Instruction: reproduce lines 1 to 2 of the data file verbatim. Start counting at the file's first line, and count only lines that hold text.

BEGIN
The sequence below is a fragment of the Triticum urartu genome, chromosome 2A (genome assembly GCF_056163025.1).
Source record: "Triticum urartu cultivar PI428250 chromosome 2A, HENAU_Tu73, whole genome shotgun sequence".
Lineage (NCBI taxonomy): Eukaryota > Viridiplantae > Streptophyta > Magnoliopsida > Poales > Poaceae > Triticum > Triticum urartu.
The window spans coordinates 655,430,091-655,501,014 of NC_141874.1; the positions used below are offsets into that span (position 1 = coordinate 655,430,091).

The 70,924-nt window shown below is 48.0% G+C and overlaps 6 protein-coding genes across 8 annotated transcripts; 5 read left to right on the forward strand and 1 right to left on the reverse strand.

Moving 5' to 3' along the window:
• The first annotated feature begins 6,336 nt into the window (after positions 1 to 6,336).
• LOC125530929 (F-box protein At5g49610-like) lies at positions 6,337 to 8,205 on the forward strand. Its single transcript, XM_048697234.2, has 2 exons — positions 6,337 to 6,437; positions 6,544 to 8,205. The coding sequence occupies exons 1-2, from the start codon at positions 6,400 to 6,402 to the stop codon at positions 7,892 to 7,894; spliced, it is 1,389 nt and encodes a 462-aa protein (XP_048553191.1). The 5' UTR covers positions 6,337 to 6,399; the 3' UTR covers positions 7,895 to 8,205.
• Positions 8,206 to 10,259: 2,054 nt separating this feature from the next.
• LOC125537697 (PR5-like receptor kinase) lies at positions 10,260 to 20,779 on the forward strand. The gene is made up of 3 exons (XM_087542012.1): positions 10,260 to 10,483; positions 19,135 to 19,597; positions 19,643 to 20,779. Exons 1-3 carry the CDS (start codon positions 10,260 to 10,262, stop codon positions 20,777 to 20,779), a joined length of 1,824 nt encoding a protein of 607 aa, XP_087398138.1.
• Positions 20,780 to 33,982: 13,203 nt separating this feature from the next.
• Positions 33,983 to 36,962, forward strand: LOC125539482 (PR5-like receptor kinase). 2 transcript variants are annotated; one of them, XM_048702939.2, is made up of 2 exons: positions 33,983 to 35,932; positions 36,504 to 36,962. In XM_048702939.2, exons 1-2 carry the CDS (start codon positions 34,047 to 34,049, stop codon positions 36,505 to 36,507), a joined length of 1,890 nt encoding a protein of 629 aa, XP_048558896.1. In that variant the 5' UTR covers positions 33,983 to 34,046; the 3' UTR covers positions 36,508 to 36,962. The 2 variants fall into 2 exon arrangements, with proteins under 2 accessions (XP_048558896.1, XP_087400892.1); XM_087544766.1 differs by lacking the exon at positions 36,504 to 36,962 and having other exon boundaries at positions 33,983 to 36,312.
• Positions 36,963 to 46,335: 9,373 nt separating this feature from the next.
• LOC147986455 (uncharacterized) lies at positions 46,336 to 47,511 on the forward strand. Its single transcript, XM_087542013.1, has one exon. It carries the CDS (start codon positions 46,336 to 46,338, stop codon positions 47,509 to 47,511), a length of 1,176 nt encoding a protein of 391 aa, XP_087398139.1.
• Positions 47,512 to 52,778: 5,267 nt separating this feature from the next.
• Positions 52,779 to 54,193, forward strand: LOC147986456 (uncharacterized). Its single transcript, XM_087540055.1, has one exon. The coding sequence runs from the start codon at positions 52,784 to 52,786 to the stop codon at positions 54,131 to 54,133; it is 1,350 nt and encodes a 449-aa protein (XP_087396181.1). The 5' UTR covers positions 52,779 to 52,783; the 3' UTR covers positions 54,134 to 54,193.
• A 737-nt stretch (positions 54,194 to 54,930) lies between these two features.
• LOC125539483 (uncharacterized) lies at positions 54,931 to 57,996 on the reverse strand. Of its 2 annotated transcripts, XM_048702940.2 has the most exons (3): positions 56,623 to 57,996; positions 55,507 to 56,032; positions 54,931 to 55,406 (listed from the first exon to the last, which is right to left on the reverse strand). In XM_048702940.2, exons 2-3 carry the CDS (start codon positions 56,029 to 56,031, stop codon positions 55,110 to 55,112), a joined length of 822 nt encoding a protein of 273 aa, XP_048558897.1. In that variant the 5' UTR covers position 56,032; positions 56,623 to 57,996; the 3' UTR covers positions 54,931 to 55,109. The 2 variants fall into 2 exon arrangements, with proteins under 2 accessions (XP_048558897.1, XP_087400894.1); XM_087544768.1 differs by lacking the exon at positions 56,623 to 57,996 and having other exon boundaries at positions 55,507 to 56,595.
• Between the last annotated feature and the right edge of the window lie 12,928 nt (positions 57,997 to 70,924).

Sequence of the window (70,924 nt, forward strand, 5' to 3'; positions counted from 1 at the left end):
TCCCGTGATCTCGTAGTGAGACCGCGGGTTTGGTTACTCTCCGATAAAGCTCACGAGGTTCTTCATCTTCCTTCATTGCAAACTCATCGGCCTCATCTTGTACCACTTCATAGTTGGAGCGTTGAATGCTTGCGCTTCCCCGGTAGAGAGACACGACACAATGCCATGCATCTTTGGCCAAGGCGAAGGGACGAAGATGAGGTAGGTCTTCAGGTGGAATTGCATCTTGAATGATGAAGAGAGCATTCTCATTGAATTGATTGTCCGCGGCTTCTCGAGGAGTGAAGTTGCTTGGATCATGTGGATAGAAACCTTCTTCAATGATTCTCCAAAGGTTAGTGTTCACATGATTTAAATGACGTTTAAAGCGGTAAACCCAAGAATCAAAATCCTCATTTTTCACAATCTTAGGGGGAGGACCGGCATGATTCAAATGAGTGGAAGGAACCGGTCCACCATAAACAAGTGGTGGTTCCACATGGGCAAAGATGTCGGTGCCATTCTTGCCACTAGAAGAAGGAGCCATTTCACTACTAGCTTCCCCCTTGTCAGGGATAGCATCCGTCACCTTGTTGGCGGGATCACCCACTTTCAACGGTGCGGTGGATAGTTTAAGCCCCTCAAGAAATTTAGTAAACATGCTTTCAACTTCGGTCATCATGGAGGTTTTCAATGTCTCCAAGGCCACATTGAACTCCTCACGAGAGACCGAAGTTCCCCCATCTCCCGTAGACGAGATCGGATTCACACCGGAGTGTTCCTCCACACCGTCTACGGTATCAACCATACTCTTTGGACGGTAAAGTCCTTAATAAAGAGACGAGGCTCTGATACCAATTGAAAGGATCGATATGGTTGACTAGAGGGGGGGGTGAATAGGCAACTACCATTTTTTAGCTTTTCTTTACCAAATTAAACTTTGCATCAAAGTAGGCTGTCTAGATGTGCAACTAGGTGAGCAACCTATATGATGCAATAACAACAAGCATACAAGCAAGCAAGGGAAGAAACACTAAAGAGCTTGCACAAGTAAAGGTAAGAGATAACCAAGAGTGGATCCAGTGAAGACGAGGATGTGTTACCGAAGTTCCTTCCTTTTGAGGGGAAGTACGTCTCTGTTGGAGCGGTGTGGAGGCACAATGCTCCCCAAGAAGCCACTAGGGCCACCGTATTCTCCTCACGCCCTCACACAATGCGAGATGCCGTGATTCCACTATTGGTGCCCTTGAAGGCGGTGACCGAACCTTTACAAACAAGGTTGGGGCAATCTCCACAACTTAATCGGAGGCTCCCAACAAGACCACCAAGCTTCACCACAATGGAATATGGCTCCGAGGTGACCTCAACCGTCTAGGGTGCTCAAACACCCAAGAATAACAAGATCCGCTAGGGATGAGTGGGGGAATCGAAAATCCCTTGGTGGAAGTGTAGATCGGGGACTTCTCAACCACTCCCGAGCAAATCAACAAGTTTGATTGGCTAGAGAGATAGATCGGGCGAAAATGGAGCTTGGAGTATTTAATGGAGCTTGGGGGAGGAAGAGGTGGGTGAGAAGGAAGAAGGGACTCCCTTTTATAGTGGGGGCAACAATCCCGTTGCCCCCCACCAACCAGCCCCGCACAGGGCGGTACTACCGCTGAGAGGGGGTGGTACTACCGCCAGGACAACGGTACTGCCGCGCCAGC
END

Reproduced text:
The sequence below is a fragment of the Triticum urartu genome, chromosome 2A (genome assembly GCF_056163025.1).
Source record: "Triticum urartu cultivar PI428250 chromosome 2A, HENAU_Tu73, whole genome shotgun sequence".